Deputy President Cyril Ramaphosa takes part in the session themed 'Infrastructure Investment' during the World Economic Forum Africa in Kigali, Rwanda, on Thursday.  Picture: GCIS
Deputy President Cyril Ramaphosa takes part in the session themed 'Infrastructure Investment' during the World Economic Forum Africa in Kigali, Rwanda, on Thursday. Picture: GCIS

DEPUTY President Cyril Ramaphosa told Parliament on Monday that the Department of Agriculture, Forestry and Fisheries reprioritised funds in its comprehensive agriculture support programme to intervene in the agriculture sector, which has been reeling from drought.

In a written reply to DA MP Annette Steyn, Ramaphosa said the programme aimed to ensure that there would be no drastic increase in the number of citizens without access to food due to drought.

Ramaphosa acknowledged that the drought was causing higher food prices in the country. He said the cost of food as a share of the average monthly income of the poorest 30% of the population increased from 48.3% in April 2015 to 56.2% in April 2016.

"Food inflation rose to 11% in April 2016. The department continues to monitor retail food prices and likely impact on the poorest people through the National Agricultural Marketing Council," said Ramaphosa.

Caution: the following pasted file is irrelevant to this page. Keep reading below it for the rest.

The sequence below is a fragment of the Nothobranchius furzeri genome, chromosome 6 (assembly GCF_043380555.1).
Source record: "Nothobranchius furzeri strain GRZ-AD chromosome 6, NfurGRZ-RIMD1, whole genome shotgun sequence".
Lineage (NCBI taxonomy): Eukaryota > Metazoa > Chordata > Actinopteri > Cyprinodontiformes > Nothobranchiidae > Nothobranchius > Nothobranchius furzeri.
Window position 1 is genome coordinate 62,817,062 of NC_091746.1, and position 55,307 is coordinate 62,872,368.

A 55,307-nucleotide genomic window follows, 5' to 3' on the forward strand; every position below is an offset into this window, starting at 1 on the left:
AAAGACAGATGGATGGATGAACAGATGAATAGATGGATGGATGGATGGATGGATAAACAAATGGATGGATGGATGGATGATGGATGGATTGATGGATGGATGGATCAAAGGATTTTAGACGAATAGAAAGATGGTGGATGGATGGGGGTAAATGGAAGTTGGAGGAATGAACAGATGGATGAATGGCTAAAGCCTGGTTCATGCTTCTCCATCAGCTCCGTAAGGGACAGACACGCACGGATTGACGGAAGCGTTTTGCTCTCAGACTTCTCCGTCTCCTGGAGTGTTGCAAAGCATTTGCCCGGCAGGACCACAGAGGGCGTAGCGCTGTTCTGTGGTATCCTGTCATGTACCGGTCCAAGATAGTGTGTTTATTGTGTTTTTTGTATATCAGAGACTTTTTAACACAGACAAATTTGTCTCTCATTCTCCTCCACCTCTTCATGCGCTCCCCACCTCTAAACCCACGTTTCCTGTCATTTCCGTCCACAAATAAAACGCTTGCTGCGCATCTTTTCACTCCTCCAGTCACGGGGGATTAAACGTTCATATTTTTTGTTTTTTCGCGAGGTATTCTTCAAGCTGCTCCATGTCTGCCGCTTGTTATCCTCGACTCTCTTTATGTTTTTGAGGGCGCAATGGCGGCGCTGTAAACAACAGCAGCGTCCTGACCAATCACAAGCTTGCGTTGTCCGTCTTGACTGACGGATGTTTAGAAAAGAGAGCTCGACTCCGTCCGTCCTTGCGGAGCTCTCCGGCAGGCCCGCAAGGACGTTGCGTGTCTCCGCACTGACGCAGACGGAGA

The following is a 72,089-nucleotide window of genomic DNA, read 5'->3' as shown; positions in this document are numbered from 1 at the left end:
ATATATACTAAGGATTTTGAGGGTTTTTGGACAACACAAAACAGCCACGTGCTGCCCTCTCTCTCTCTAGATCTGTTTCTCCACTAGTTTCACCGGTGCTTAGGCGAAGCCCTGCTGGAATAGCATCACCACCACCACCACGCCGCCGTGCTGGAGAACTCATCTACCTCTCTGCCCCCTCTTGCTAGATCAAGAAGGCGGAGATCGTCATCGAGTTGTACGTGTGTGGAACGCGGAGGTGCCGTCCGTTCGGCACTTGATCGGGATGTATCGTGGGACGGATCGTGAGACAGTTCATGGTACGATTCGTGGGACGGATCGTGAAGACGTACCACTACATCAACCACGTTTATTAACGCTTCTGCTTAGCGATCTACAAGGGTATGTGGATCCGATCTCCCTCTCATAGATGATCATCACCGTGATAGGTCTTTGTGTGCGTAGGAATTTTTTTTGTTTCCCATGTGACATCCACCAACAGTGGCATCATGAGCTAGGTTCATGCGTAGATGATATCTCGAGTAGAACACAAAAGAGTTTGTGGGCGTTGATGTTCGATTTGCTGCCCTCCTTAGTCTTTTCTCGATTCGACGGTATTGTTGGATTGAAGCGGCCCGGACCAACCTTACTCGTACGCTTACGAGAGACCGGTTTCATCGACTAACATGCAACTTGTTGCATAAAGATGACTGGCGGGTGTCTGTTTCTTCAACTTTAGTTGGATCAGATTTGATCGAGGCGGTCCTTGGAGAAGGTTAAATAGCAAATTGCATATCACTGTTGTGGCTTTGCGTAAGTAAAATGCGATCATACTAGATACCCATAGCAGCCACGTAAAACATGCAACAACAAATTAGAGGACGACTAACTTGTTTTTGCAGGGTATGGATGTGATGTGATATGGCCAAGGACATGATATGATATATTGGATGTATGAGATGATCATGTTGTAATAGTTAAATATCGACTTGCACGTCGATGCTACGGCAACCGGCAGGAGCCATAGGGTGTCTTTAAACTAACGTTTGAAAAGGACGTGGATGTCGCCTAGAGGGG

The deputy president said the South African Vulnerability Assessment Committee would continue to conduct vulnerability and food and nutrition security assessments throughout the country.

"The severity and magnitude of the impact of the drought on agricultural and nonagricultural livelihoods will have to be understood for better targeting of programmes and quantifying the support required," he said.

The government’s interventions would include social relief, support in food production, drought-tolerant seed and the expansion of the National School Nutrition Programme.

"The department has also invested in programmes such as equipping and drilling boreholes. Furthermore, programmes to combat land degradation are being implemented," he said.

Please sign in or register to comment.